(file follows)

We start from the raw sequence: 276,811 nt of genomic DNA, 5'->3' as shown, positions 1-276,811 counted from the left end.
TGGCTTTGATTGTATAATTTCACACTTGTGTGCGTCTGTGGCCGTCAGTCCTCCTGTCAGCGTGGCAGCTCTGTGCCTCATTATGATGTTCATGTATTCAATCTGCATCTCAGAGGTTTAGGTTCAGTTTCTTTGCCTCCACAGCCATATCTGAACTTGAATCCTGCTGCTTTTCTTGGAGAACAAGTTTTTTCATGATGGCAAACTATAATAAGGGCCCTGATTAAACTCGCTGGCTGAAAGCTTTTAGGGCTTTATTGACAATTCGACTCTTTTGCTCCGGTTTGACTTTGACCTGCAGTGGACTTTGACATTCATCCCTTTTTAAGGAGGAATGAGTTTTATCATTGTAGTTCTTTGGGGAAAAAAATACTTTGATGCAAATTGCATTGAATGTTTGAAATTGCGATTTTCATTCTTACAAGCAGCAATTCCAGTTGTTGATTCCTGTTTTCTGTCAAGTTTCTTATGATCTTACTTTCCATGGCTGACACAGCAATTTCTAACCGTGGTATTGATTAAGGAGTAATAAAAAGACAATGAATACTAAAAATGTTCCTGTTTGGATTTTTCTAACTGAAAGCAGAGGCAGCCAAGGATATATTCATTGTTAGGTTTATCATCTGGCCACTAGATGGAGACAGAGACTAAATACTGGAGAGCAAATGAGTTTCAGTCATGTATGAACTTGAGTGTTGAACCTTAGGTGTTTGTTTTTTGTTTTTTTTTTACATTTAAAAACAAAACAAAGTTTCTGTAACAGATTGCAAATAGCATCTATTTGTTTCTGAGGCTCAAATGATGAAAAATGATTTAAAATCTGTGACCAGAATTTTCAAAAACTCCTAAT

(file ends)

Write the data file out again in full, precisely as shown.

We start from the raw sequence: 276,811 nt of genomic DNA, 5'->3' as shown, positions 1-276,811 counted from the left end.
TGGCTTTGATTGTATAATTTCACACTTGTGTGCGTCTGTGGCCGTCAGTCCTCCTGTCAGCGTGGCAGCTCTGTGCCTCATTATGATGTTCATGTATTCAATCTGCATCTCAGAGGTTTAGGTTCAGTTTCTTTGCCTCCACAGCCATATCTGAACTTGAATCCTGCTGCTTTTCTTGGAGAACAAGTTTTTTCATGATGGCAAACTATAATAAGGGCCCTGATTAAACTCGCTGGCTGAAAGCTTTTAGGGCTTTATTGACAATTCGACTCTTTTGCTCCGGTTTGACTTTGACCTGCAGTGGACTTTGACATTCATCCCTTTTTAAGGAGGAATGAGTTTTATCATTGTAGTTCTTTGGGGAAAAAAATACTTTGATGCAAATTGCATTGAATGTTTGAAATTGCGATTTTCATTCTTACAAGCAGCAATTCCAGTTGTTGATTCCTGTTTTCTGTCAAGTTTCTTATGATCTTACTTTCCATGGCTGACACAGCAATTTCTAACCGTGGTATTGATTAAGGAGTAATAAAAAGACAATGAATACTAAAAATGTTCCTGTTTGGATTTTTCTAACTGAAAGCAGAGGCAGCCAAGGATATATTCATTGTTAGGTTTATCATCTGGCCACTAGATGGAGACAGAGACTAAATACTGGAGAGCAAATGAGTTTCAGTCATGTATGAACTTGAGTGTTGAACCTTAGGTGTTTGTTTTTTGTTTTTTTTTTACATTTAAAAACAAAACAAAGTTTCTGTAACAGATTGCAAATAGCATCTATTTGTTTCTGAGGCTCAAATGATGAAAAATGATTTAAAATCTGTGACCAGAATTTTCAAAAACTCCTAAT